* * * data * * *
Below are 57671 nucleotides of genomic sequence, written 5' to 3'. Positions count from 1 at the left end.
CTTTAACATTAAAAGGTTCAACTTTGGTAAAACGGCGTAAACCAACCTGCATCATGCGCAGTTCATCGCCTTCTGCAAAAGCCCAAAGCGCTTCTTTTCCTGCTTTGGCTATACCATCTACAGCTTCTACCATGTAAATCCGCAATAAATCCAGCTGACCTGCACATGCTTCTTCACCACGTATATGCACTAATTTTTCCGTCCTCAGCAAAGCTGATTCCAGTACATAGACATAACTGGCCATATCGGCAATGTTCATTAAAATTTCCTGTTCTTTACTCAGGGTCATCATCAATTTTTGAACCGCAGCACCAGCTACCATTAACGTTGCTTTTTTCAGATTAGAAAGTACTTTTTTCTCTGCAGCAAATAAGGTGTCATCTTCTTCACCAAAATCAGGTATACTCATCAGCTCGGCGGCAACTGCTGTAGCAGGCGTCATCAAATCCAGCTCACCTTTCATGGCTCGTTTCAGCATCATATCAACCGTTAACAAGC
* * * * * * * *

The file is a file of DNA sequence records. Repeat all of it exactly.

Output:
Below are 57671 nucleotides of genomic sequence, written 5' to 3'. Positions count from 1 at the left end.
CTTTAACATTAAAAGGTTCAACTTTGGTAAAACGGCGTAAACCAACCTGCATCATGCGCAGTTCATCGCCTTCTGCAAAAGCCCAAAGCGCTTCTTTTCCTGCTTTGGCTATACCATCTACAGCTTCTACCATGTAAATCCGCAATAAATCCAGCTGACCTGCACATGCTTCTTCACCACGTATATGCACTAATTTTTCCGTCCTCAGCAAAGCTGATTCCAGTACATAGACATAACTGGCCATATCGGCAATGTTCATTAAAATTTCCTGTTCTTTACTCAGGGTCATCATCAATTTTTGAACCGCAGCACCAGCTACCATTAACGTTGCTTTTTTCAGATTAGAAAGTACTTTTTTCTCTGCAGCAAATAAGGTGTCATCTTCTTCACCAAAATCAGGTATACTCATCAGCTCGGCGGCAACTGCTGTAGCAGGCGTCATCAAATCCAGCTCACCTTTCATGGCTCGTTTCAGCATCATATCAACCGTTAACAAGC